Demand With endowments
Econ 2GG3 (Ed. July 10 2011)h
(Most of this material is based on Varian Ch. 9. & E.E.A
• In the previous discussions we treated income and prices as
exogenous-determined outside the model. We now consider
an alternative set exogenous variables as prices and
endowments. We will use this in the intertemporal model
also use this in studying the labor/leisure choice.
• Consider the case where the consumer is endowed with x*
and y* units of the two goods. If x and y on other hand
represent the consumers gross demands (amount the
consumer ends up consuming) then it must be the case the
value of purchases must be equal to the value of goods she is
i.e xP x yP =yx*P + yxP y This can be rewritten as:
y = (1/P )y x P + x P - xP y and dx/dx = -P /P x y
Here, x P + y x acts juyt like income (say, M*)
More of either endowment (x*P or y*P ) xhifts theyconstraint
outward and parallel.
• The endowment bundle is always on the budget line. The
slope however as before only depends on the price ratio. Note
too that a 10% increase in the price of x cannot be
distinguished from a 10% decrease in the price of y since they
pivot through the same point (the endowment point).
We can rewrite the income constraint as:
x*P -xP = yx -y*P y y
Or (x*-x)P =(x-y*)P y
Here the equation can be thought of as
Sales of x = Purchases of y • This therefore represents the BL expressed in terms of net
demands. The difference between what the consumer ends up
with (gross demand) and the initial endowment. If (x-x* )> 0
then she is a net buyer/demander otherwise if less than 0 the
net seller orsupplier i.e. (x*-x)>0. Consumers less x that her
endowment. Income and substitution effects.
• In analyzing these effects it is important to consider the case
where a consumer is a net seller or a net buyer. Consider the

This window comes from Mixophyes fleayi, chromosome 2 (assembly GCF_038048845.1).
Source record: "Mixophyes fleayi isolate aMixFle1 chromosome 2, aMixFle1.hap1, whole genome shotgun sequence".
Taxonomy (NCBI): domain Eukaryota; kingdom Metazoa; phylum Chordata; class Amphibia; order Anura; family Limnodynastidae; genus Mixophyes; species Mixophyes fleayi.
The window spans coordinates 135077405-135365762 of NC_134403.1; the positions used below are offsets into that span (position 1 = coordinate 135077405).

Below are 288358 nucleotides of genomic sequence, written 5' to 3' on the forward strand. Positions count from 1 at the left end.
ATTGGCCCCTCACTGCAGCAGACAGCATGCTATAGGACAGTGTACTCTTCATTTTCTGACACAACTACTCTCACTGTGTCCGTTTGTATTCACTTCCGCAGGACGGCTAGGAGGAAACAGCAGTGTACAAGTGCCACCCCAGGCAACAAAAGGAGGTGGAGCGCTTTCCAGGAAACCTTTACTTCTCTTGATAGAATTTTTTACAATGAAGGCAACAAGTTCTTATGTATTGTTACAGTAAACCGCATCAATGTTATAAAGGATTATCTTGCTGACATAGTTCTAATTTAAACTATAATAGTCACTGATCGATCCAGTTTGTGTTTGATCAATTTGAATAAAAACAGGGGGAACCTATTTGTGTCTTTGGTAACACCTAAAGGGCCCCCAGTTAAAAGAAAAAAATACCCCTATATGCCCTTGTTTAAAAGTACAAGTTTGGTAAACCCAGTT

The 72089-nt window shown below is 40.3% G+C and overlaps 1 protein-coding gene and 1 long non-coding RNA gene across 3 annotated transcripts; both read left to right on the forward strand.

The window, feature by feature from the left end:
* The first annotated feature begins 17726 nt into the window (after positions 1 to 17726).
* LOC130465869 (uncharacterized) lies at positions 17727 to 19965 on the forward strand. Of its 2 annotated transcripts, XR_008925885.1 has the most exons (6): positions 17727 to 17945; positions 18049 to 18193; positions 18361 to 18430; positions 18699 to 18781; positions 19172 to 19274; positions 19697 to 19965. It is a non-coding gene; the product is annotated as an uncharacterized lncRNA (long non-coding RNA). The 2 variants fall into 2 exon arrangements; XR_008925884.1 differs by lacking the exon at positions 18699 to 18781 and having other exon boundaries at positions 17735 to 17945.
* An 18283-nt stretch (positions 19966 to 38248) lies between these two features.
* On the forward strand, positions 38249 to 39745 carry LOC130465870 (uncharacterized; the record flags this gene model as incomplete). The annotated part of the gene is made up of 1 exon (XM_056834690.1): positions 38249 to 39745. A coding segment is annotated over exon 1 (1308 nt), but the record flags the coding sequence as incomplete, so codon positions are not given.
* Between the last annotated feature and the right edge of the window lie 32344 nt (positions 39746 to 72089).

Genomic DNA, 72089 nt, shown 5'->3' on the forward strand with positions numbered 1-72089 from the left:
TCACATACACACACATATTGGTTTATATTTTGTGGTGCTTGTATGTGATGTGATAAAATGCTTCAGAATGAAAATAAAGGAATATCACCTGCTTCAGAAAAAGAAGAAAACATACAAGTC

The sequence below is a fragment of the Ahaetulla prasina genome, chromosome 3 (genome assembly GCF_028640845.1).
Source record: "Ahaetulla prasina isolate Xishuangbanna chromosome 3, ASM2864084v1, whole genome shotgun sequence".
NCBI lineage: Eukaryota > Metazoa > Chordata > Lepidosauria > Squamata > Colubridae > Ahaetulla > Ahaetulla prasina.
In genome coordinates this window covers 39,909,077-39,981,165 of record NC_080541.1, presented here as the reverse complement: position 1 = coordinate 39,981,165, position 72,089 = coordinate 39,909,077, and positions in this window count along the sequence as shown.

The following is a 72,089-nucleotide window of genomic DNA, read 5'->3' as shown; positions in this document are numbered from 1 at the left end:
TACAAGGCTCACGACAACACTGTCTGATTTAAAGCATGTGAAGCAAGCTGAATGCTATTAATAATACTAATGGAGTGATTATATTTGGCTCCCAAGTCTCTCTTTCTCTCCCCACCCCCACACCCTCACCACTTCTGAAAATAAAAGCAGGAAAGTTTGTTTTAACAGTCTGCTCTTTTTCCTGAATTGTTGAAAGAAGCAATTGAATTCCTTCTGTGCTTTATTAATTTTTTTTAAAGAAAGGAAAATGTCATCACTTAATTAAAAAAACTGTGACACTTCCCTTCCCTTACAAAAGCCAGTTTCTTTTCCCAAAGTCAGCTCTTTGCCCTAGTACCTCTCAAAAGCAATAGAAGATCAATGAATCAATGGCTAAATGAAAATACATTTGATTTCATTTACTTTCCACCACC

case where the consumer is a net seller of x and its price
increases. The substitution effect as before is to decrease
consumption of x whose price has risen.
• But since price of x has risen it expands his budget set
(endowment effect)-because he is a net seller of the good
whose relative price has risen. The income effect is therefore
to increase its consumption. These effects therefore oppose
each other even though x is a normal good. We can show that
for a net seller if the price of what she sells goes up, she will
not switch to being a net buyer. (To be shown in class).
• How about in the case where the individual is a net buyer?
The substitution effect is still negative. The budget set shrinks if you are a net buyer of the good whose price has risen and
therefore if the good is normal the income effect is negative
too. We can however show that if the consumer is a net buyer
and the price of what she buys decreases she is better off
remaining a net buyer.
The endowment problem-Finding demands
To solve for the optimal x and y one must solve the following
1. M*=x*P + y*P =xP + yP
x y x y
2. MRS=P /P x y
We have used M* as a shorthand. M* is exogenous and the
x=x (P ,x ,y*)
y=y(P ,x My,
Note however that now when P changes it has both a direct
x effect on x and also an indirect effect through M*
Find the demands associated with U=xy given